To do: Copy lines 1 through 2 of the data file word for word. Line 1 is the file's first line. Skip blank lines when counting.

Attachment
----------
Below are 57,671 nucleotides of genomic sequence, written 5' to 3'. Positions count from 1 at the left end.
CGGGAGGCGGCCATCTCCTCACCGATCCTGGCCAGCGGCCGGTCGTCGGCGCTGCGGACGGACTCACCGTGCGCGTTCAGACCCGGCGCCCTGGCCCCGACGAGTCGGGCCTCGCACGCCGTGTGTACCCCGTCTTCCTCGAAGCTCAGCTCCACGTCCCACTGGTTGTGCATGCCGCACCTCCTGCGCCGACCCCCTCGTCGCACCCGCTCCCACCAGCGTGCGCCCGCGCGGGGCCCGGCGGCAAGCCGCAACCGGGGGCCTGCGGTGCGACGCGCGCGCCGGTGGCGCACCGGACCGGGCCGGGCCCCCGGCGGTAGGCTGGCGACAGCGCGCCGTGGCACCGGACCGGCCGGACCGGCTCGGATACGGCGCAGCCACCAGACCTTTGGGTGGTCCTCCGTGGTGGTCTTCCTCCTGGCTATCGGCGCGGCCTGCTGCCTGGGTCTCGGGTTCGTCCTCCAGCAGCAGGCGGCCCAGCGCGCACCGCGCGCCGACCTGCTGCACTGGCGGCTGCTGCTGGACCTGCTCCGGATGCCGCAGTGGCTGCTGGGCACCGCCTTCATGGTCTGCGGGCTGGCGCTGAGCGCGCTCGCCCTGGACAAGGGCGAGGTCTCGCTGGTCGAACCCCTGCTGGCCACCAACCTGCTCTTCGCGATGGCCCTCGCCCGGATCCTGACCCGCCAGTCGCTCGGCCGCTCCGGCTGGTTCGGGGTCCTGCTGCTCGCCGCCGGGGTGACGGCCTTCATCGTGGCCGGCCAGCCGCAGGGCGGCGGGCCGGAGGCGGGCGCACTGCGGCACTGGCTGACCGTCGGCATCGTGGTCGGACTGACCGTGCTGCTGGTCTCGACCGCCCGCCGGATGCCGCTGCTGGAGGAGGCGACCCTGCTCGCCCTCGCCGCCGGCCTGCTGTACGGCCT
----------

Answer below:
Below are 57,671 nucleotides of genomic sequence, written 5' to 3'. Positions count from 1 at the left end.
CGGGAGGCGGCCATCTCCTCACCGATCCTGGCCAGCGGCCGGTCGTCGGCGCTGCGGACGGACTCACCGTGCGCGTTCAGACCCGGCGCCCTGGCCCCGACGAGTCGGGCCTCGCACGCCGTGTGTACCCCGTCTTCCTCGAAGCTCAGCTCCACGTCCCACTGGTTGTGCATGCCGCACCTCCTGCGCCGACCCCCTCGTCGCACCCGCTCCCACCAGCGTGCGCCCGCGCGGGGCCCGGCGGCAAGCCGCAACCGGGGGCCTGCGGTGCGACGCGCGCGCCGGTGGCGCACCGGACCGGGCCGGGCCCCCGGCGGTAGGCTGGCGACAGCGCGCCGTGGCACCGGACCGGCCGGACCGGCTCGGATACGGCGCAGCCACCAGACCTTTGGGTGGTCCTCCGTGGTGGTCTTCCTCCTGGCTATCGGCGCGGCCTGCTGCCTGGGTCTCGGGTTCGTCCTCCAGCAGCAGGCGGCCCAGCGCGCACCGCGCGCCGACCTGCTGCACTGGCGGCTGCTGCTGGACCTGCTCCGGATGCCGCAGTGGCTGCTGGGCACCGCCTTCATGGTCTGCGGGCTGGCGCTGAGCGCGCTCGCCCTGGACAAGGGCGAGGTCTCGCTGGTCGAACCCCTGCTGGCCACCAACCTGCTCTTCGCGATGGCCCTCGCCCGGATCCTGACCCGCCAGTCGCTCGGCCGCTCCGGCTGGTTCGGGGTCCTGCTGCTCGCCGCCGGGGTGACGGCCTTCATCGTGGCCGGCCAGCCGCAGGGCGGCGGGCCGGAGGCGGGCGCACTGCGGCACTGGCTGACCGTCGGCATCGTGGTCGGACTGACCGTGCTGCTGGTCTCGACCGCCCGCCGGATGCCGCTGCTGGAGGAGGCGACCCTGCTCGCCCTCGCCGCCGGCCTGCTGTACGGCCT